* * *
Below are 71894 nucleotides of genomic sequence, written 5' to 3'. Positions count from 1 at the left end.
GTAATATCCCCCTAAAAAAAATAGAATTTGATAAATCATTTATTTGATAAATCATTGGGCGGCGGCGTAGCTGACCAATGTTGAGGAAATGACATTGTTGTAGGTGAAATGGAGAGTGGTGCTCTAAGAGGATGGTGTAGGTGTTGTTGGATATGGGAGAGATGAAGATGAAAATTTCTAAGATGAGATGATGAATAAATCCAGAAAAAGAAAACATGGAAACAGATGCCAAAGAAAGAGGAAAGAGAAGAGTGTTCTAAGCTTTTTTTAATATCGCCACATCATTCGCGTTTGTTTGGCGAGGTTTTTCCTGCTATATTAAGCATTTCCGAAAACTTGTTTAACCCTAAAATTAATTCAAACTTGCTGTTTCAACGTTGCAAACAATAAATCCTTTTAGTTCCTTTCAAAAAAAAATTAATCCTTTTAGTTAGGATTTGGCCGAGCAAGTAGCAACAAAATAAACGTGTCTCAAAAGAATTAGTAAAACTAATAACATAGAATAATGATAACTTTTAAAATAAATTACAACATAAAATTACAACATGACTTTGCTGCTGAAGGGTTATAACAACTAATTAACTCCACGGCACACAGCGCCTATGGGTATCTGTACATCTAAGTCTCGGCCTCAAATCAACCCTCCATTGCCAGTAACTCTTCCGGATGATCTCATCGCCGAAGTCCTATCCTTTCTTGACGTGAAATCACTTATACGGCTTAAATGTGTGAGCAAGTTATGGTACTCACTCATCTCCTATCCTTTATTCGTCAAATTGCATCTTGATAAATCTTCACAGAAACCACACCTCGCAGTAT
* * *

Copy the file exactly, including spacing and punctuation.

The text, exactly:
Below are 71894 nucleotides of genomic sequence, written 5' to 3'. Positions count from 1 at the left end.
GTAATATCCCCCTAAAAAAAATAGAATTTGATAAATCATTTATTTGATAAATCATTGGGCGGCGGCGTAGCTGACCAATGTTGAGGAAATGACATTGTTGTAGGTGAAATGGAGAGTGGTGCTCTAAGAGGATGGTGTAGGTGTTGTTGGATATGGGAGAGATGAAGATGAAAATTTCTAAGATGAGATGATGAATAAATCCAGAAAAAGAAAACATGGAAACAGATGCCAAAGAAAGAGGAAAGAGAAGAGTGTTCTAAGCTTTTTTTAATATCGCCACATCATTCGCGTTTGTTTGGCGAGGTTTTTCCTGCTATATTAAGCATTTCCGAAAACTTGTTTAACCCTAAAATTAATTCAAACTTGCTGTTTCAACGTTGCAAACAATAAATCCTTTTAGTTCCTTTCAAAAAAAAATTAATCCTTTTAGTTAGGATTTGGCCGAGCAAGTAGCAACAAAATAAACGTGTCTCAAAAGAATTAGTAAAACTAATAACATAGAATAATGATAACTTTTAAAATAAATTACAACATAAAATTACAACATGACTTTGCTGCTGAAGGGTTATAACAACTAATTAACTCCACGGCACACAGCGCCTATGGGTATCTGTACATCTAAGTCTCGGCCTCAAATCAACCCTCCATTGCCAGTAACTCTTCCGGATGATCTCATCGCCGAAGTCCTATCCTTTCTTGACGTGAAATCACTTATACGGCTTAAATGTGTGAGCAAGTTATGGTACTCACTCATCTCCTATCCTTTATTCGTCAAATTGCATCTTGATAAATCTTCACAGAAACCACACCTCGCAGTAT